At the budget end of the smartphone spectrum, specifications matter a great deal. With no headroom to play with fancy designs or interesting characteristics, these devices are defined by how much they can cram in without raising prices.
Enter the Poco M3 Pro 5G, the latest device from discount smartphone specialist Xiaomi, which aims to define expectations at the sub-£180 price point. It comes packing a large 5,000mAh battery, a fast 90Hz screen, a 48Mp camera and 6GB of RAM, all of which are far from normal for this class of device. That it also throws in 5G connectivity is merely the cherry on top that some mid-range rivals don’t even have.
But, as ever, a phone is always more than mere marketing spiel. It is an experience, it needs to be pleasant to use as well as being attractive on paper – so what is the experience of using the Poco M3 Pro 5G?
Design & Build
Side-mounted fingerprint scanner
Good design at the budget end of the market is often defined merely by its absence. Typically phones at this level are made to look inoffensive and nothing more, but the Poco M3 Pro 5G bucks this trend somewhat.
With a glossy, fingerprint-loving plastic rear, it certainly doesn’t feel as though it is worth more than the price of admission, but the build quality is solid. There isn’t any flex or give when applying pressure to the device, and the balance is decent in the hand. The right side houses the combined power button/fingerprint sensor, which worked reliably in general use, and a decently clicky volume rocker.
What makes things interesting is the introduction of a little flavour in the form of a large ‘POCO’ badge under the camera island, which is itself very prominent.
Paired with the muted Cool Blue colour, it all comes together to make a device that stands out but which isn’t garish. It won’t turn heads, but it also won’t offend the eye but you can get more vibrant Poco Yellow colourway if you would prefer something more eye-catching and Power Black for something plain.
One thing that is impossible to escape is the size of the handset, for this is a big phone. At 6.5 inches the screen isn’t necessarily the largest on the market, but with the 8.9mm thickness and 190g weight this is a phone that isn’t the best for one-handed use. This is to be expected given the size of the battery included, but the Poco is a chunky monkey regardless.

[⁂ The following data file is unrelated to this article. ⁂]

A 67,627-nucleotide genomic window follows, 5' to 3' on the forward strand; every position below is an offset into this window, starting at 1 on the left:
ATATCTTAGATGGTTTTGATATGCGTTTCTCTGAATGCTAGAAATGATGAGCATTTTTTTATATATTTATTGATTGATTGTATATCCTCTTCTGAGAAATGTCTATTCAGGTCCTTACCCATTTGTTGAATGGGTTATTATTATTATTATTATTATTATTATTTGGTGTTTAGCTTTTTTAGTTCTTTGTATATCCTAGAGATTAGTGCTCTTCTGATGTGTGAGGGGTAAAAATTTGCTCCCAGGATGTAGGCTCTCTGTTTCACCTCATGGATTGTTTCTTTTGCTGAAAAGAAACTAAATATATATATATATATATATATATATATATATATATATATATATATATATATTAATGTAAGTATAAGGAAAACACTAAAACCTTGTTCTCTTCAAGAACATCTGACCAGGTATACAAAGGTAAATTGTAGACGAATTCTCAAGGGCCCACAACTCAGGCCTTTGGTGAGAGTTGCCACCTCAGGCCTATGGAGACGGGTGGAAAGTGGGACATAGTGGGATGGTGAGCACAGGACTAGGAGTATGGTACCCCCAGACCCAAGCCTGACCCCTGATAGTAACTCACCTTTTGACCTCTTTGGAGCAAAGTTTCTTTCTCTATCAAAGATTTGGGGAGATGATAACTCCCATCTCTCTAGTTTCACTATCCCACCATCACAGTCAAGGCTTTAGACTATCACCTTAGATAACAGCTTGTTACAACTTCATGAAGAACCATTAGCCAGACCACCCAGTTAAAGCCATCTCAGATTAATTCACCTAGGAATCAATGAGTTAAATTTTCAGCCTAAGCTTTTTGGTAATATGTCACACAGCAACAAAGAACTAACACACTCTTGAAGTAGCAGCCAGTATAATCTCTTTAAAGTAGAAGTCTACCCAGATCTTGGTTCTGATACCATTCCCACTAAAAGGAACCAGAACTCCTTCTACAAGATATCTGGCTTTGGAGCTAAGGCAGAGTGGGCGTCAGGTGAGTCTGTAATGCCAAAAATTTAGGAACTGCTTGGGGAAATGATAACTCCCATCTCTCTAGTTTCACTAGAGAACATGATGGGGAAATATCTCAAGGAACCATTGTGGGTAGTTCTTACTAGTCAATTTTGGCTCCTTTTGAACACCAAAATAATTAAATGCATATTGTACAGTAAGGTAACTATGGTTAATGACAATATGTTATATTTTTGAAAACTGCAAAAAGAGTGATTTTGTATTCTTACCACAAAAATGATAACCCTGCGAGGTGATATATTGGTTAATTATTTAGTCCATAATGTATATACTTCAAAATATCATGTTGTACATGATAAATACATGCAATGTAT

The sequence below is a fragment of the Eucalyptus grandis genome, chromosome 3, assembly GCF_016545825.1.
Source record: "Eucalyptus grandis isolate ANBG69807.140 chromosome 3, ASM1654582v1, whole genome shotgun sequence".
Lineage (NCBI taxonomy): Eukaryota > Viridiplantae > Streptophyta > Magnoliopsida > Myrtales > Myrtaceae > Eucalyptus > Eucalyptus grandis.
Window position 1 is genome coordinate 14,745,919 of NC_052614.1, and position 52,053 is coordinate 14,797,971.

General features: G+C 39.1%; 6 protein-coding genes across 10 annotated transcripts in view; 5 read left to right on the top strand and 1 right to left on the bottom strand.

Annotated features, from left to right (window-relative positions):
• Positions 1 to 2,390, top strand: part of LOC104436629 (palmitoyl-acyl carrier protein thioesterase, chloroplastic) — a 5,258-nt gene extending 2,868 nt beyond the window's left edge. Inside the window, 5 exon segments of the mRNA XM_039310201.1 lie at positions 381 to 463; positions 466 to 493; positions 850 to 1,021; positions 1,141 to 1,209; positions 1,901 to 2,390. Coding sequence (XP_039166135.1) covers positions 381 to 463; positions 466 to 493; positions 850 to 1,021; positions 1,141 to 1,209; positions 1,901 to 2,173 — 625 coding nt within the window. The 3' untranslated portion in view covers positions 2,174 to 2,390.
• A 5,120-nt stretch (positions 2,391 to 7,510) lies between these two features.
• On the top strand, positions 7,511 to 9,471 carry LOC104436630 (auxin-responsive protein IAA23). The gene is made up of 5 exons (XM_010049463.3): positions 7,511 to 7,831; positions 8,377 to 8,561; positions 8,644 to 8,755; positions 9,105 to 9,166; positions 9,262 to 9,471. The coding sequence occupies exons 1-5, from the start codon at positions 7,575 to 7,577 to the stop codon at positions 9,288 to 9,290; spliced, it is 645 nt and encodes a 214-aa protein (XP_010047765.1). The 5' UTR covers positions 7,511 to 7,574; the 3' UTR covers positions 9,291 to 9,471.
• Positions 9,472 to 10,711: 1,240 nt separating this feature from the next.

No word is given as to whether the device is either splash or waterproof, though this is to be expected at this level. Other pleasant inclusions are an IR blaster and a 3.5mm headphone, both of which are increasingly rare but definitely appreciated.
6.5in, Full HD
A smartphone, no matter the price, will live and die by the quality of its display. It is a good job then, that the M3 Pro’s screen is among the better options available, even beyond its budget class.
At 6.5in, it is a big panel, interrupted only by a pinhole selfie camera. And at Full HD 1080p, it has enough resolution for most use cases, from reading to watching lots of video. The really interesting inclusion is a high refresh rate, with the M3 Pro capable of 90Hz rather than the standard 60Hz of most other cheap devices.
What this means is that the screen refreshes its image faster, giving an impression of greater smoothness in use. Though it is hardly a game-changer, its inclusion here is a pleasant quality of life improvement that elevates it above its brethren.
Using IPS LCD rather than an OLED panel, colour reproduction is good if lacking in some contrast and saturation, and brightness is decent indoors. Moving into strong sunlight made it difficult to view the content on the screen, though.
Specs & Performance
Mediatek Dimensity 700
Up to 6GB RAM
Up tp 128GB storage
The ‘Poco’ name, though it hasn’t been in the world long, comes with certain expectations attached. In 2018, the first device to come bearing the name, the Poco F1, was the archetypal ‘flagship killer’, and its legacy informs everything the moniker now touches.